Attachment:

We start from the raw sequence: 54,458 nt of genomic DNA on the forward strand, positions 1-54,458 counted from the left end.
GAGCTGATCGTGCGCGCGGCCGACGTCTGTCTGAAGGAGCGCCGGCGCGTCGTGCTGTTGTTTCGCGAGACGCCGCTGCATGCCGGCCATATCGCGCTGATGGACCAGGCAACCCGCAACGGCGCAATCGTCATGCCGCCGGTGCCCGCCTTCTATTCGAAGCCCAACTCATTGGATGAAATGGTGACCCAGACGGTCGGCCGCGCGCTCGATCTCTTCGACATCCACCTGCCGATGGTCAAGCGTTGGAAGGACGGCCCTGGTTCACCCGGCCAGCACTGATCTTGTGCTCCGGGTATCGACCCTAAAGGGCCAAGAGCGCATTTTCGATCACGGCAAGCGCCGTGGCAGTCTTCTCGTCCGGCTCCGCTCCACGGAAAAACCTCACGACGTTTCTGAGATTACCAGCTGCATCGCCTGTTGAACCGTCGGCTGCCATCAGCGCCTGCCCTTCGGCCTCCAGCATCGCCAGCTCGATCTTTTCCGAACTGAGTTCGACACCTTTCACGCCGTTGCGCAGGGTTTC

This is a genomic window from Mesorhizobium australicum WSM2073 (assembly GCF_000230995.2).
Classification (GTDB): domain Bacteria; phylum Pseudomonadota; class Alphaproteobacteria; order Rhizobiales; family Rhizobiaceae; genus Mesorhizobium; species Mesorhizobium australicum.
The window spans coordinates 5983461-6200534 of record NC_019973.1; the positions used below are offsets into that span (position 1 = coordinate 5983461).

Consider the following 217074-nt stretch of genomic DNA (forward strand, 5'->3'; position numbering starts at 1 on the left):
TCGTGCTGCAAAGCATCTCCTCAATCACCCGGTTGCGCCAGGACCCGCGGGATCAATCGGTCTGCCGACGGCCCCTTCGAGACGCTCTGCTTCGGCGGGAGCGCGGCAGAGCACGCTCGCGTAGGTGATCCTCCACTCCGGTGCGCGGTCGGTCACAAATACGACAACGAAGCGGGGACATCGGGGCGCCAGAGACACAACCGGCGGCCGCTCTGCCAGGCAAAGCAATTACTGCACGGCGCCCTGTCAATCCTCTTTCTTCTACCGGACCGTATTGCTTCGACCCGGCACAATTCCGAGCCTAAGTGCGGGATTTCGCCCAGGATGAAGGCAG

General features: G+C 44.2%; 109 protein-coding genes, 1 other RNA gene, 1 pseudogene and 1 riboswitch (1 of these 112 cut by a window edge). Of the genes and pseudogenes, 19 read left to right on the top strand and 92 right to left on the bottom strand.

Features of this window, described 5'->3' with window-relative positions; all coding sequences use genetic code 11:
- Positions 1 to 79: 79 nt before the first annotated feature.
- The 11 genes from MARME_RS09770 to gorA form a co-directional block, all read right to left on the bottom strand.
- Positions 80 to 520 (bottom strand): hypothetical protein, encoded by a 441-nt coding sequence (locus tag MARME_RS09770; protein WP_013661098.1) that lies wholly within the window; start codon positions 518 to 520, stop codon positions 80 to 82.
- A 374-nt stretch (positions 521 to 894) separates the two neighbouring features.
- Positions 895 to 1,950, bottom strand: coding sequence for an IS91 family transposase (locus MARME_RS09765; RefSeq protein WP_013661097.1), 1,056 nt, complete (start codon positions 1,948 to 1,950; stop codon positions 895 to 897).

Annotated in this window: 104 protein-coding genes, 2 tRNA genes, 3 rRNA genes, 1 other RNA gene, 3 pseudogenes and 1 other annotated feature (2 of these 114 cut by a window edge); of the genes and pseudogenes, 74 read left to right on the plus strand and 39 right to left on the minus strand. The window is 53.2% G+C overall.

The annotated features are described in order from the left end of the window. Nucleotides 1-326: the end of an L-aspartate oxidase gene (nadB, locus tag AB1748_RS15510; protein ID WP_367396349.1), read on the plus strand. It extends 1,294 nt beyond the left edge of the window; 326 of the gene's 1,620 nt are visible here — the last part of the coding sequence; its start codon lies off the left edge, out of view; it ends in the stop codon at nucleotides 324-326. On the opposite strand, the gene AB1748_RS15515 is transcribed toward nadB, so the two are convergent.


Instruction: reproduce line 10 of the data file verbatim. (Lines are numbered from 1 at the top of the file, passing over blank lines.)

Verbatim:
- Positions 1 to 79: 79 nt before the first annotated feature.